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Old Today, 11:33 AM
 
1,100 posts, read 528,838 times
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Quote:
Originally Posted by ohio_peasant View Post
Some of us have the temerity to aim for three commas.



Invigorating article - thanks for linking! But... what ought we to make of the advice? A precious-metals and commodities fund? How would that have fared? And, the article emphasizes long-term care insurance... for a 53-year-old... while totally eliding any mention of taxes. In my opinion, that's a gross misapprehension of priorities.

Off topic, but Mathjak's spouse looks very much like how I pictured her, whereas he himself looks totally different... I imagined a lanky balding fellow with a bushy goatee and thick-framed glasses.
Mj’s a lot better looking than I pictured. Why is it we always assume the more educated, the geekier they look? But I digress.....
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Old Today, 11:39 AM
 
1,100 posts, read 528,838 times
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Quote:
Originally Posted by TuborgP View Post
Following the newsletter he does no. Also not sure that’s all the money he currently has.
Doubling your money over the last 12 years is no magic. However doubling after multiple years of draw down is not as easy.

The rule of 72.
The rule says that to find the number of years required to double your money at a given interest rate, you just divide the interest rate into 72. For example, if you want to know how long it will take to double your money at eight percent interest, divide 8 into 72 and get 9 years.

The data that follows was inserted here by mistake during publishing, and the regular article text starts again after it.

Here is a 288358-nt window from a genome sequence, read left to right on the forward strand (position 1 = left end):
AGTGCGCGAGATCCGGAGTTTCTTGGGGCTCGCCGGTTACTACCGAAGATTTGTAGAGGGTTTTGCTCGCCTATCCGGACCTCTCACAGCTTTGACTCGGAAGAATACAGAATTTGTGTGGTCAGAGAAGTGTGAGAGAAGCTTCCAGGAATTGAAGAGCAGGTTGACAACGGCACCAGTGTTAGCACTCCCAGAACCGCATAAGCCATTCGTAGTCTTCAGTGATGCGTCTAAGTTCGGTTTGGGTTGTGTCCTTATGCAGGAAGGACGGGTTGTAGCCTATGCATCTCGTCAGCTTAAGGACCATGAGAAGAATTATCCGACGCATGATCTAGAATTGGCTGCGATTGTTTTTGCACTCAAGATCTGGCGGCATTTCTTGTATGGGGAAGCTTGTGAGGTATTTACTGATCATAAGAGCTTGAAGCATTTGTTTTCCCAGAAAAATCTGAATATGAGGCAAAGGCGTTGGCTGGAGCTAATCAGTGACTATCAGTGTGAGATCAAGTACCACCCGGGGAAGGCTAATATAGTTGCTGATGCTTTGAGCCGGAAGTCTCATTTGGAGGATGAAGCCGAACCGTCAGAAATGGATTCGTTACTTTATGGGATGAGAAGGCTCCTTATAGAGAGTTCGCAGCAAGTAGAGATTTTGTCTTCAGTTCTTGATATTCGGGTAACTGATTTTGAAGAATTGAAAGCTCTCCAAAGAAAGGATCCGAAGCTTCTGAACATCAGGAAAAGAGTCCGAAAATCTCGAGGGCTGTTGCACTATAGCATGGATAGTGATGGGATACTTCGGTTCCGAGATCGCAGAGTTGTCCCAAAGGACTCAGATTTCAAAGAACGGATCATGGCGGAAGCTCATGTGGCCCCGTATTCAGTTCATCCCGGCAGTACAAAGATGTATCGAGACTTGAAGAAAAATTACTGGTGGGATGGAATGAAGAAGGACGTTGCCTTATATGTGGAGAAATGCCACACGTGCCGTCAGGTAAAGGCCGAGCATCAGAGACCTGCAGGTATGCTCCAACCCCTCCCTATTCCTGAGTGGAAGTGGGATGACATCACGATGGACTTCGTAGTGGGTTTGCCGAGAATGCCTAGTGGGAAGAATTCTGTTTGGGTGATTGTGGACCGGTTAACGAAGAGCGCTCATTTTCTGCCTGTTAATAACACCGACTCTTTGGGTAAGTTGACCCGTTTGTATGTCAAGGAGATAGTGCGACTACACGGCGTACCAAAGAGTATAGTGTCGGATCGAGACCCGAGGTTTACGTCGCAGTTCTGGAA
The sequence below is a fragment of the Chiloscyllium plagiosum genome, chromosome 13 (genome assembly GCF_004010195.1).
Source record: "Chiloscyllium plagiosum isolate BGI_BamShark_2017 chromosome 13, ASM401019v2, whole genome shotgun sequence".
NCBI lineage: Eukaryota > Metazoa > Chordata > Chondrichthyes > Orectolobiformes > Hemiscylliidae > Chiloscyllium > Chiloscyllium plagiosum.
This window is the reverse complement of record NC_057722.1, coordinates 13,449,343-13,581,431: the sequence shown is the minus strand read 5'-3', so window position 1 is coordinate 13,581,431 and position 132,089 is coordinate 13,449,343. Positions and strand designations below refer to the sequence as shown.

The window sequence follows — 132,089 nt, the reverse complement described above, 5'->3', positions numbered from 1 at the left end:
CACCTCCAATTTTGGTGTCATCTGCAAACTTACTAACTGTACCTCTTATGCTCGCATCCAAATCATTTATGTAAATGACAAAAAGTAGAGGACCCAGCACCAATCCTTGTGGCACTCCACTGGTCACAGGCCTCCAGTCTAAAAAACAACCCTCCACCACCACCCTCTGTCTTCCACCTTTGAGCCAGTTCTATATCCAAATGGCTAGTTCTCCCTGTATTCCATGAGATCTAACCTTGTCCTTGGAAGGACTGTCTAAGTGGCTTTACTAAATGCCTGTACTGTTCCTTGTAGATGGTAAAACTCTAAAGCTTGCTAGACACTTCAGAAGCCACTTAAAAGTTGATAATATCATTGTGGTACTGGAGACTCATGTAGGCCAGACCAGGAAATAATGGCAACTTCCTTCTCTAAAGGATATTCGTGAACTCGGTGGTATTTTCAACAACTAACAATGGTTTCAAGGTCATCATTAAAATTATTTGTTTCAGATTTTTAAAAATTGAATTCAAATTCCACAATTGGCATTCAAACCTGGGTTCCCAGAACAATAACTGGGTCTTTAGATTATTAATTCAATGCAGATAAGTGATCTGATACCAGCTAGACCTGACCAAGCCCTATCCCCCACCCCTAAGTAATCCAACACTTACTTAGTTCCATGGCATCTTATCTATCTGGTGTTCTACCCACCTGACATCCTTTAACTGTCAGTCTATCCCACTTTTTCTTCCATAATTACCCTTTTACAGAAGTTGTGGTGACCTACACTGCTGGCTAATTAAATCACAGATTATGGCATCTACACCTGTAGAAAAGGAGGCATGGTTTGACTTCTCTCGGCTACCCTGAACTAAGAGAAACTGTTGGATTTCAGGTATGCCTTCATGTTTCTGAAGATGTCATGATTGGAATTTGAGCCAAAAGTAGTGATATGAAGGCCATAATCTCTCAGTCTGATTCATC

Moneychimp › features › rule72
The Rule of 72 (with calculator) - Estimate Compound Interest

So easy to double plus some in twelve years.
Yes, but that was 2006, and we all know what happened in 2008. Say he (or anyone, myself included) lost 30% until the bottom hit in early 2009. Now you’re looking at having to grow about 500k to 1.7M from 2009 to 2019? Maybe. But maybe not.
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Old Today, 11:39 AM
 
29,884 posts, read 34,936,573 times
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Quote:
Originally Posted by Cabound1 View Post
Mj’s a lot better looking than I pictured. Why is it we always assume the more educated, the geekier they look? But I digress.....
MathJak is smart and self educated. Not sure he has a college degree. May have gone to trade school.

He applied himself and showed self discipline when many he grew up and worked with didn’t.
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Old Today, 11:51 AM
 
Location: Minnesota
1,578 posts, read 1,356,877 times
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Quote:
Originally Posted by numsgal View Post